Cooperator Program Protocol I.0 and I.1 are one-time studies, and are implemented as soon as an operation decides to participate in the AEMS program (Figure 2). The purpose of Protocol I.0 is to describe some basic characteristics of the operation. After completing Protocol I.0, the operation should immediately complete I.1. The purpose of this Protocol I.1 is to describe in detail the information the operation is asked to submit as part of its participation in the AEMS program.

Figure 2.
Pilot Program Protocol I.0.

AEMIS baseline protocols found  on the webpage.

The questions in the protocols address the operation's existing management systems and its current and historical environmental and economic performance. Because the overall objective of the program is to assess how (if at all) the adoption of an agriculture environmental management system (AEMS) affects an operation's performance, it is critical to measure a pre-AEMS baseline from which changes in performance can be measured. Furthermore, recognition must be made of operations that have made substantial progress in implementing agriculture environmental management systems prior to joining the program, because it is likely that these operations will have already made environmental and economic performance advances in the past and thus may show less significant improvements after joining the program.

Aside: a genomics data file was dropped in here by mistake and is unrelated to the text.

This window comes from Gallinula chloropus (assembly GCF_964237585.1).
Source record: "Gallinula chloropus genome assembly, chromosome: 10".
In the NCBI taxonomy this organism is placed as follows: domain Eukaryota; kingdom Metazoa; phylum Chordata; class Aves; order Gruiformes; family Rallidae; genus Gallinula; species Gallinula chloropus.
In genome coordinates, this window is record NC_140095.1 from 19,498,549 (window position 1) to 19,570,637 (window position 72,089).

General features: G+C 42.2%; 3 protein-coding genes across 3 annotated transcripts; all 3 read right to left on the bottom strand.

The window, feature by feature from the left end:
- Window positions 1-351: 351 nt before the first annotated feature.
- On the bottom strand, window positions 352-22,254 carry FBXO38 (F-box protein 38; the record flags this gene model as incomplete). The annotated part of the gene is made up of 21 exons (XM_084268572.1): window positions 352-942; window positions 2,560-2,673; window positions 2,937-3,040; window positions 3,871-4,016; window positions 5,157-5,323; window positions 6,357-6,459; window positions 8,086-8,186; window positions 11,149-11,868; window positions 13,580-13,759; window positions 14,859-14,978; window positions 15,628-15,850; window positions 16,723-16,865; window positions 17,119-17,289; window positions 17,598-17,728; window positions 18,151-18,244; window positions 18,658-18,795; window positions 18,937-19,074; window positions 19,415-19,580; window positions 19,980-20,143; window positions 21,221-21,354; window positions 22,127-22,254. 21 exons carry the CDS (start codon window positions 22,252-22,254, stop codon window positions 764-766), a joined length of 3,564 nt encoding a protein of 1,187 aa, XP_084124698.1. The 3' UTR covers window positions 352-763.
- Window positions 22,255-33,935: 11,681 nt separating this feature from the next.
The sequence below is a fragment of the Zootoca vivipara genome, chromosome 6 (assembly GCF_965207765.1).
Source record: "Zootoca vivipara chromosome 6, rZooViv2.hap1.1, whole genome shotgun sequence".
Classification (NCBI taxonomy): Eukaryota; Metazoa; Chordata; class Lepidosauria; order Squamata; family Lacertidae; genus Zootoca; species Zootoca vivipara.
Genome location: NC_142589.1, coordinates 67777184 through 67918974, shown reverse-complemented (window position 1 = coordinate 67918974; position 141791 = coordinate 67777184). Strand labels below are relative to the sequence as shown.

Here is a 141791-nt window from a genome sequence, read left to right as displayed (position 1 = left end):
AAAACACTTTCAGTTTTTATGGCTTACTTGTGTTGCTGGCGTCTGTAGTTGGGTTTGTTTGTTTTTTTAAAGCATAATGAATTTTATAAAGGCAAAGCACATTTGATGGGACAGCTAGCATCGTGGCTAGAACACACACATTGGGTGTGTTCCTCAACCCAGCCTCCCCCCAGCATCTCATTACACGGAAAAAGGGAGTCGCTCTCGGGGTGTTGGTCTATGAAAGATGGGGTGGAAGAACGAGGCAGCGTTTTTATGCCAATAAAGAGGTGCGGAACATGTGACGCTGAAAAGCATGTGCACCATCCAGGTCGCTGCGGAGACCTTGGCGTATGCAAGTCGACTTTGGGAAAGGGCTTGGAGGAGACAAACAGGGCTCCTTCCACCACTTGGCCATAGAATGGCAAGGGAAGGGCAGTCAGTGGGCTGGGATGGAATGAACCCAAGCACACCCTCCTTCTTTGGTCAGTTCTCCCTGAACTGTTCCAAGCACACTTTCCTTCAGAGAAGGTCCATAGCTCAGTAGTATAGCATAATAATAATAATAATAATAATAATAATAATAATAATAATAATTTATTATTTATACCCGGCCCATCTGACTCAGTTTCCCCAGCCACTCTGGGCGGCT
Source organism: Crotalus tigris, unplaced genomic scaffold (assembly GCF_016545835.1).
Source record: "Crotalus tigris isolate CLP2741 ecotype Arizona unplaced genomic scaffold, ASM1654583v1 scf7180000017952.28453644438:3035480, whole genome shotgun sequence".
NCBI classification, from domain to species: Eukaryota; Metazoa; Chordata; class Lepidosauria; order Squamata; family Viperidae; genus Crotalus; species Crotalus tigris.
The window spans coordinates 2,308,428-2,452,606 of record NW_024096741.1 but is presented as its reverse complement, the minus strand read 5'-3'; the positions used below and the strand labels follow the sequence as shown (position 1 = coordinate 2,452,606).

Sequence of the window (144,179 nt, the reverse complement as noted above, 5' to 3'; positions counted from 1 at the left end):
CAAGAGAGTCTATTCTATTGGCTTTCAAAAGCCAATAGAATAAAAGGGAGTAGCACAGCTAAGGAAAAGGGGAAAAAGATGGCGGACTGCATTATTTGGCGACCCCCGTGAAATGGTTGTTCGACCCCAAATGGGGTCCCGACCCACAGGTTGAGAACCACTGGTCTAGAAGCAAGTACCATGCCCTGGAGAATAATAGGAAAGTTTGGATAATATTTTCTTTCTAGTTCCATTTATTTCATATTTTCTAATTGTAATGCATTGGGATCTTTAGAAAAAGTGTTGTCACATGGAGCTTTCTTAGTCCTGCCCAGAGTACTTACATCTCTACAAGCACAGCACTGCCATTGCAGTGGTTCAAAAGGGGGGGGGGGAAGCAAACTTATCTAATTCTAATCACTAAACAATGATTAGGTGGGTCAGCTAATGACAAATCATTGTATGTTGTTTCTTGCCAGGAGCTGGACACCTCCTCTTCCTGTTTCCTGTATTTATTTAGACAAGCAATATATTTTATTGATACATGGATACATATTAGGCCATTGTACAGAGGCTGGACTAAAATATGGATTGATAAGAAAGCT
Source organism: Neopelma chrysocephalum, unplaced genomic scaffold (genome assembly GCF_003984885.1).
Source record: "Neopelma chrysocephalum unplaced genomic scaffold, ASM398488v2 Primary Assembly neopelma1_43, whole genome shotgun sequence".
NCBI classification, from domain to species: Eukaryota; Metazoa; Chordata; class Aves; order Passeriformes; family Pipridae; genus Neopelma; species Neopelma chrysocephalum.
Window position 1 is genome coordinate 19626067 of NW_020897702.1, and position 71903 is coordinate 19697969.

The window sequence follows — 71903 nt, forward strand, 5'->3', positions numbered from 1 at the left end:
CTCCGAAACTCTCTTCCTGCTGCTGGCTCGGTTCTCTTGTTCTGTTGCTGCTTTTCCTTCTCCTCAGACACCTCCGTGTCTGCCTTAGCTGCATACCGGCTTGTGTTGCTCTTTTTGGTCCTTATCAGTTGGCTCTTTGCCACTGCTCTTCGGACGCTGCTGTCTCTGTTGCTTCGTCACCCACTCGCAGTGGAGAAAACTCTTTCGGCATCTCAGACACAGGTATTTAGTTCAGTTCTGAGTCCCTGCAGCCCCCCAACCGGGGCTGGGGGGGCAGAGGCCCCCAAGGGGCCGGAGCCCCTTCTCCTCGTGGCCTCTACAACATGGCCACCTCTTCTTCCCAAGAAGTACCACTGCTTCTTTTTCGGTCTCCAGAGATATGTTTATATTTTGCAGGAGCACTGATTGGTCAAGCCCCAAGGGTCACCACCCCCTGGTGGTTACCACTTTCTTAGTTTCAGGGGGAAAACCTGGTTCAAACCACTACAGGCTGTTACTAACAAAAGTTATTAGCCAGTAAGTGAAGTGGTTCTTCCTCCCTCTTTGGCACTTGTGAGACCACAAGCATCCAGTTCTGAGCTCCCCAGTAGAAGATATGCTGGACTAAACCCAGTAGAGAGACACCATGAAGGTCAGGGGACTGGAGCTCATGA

The Demographics Protocol contains only one part and will take a few minutes to complete. The Baseline Protocol is divided into the following six major sections:

  1. The Management Systems Baseline (Figure 3) covers the existing non-environmental and environmental management systems along with any voluntary participation involved in the environmental management programs.

  2. Figure 3.
    Management Systems Baseline
    Input screen for information about the management systems baseline.

  3. The Environmental Performance Baseline (Figure 4) identifies and briefly describes the indicators the producers are currently using to measure the environmental performance of their operation. These indicators may be measurable emissions or discharge data, compliance measures, numbers of spills or accidental releases, materials use, waste generation, time or money spent. These data are necessary to determine operation performance changes over time so that they are attributed to actual environmental performance changes rather than changes in production.

  4. Figure 4.
    Environmental Performance Baseline
    Environmental performance baseline input screen.

  5. The Compliance Baseline (Figure 5) questions the operation's compliance history over the past three years. A change in Regulatory Status refers to the operation's categorization under many environmental regulatory programs.

  6. Figure 5.
    Compliance Baseline
    Input screen for the compliance baseline.

  7. On the other hand, the Pollution Prevention Baseline (Figure 6) focuses on industrial and organizational processes. Within these processes, waste production is minimized rather than curbed after its production. Pollution prevention does include materials substitution, process changes, and other activities that minimize waste production.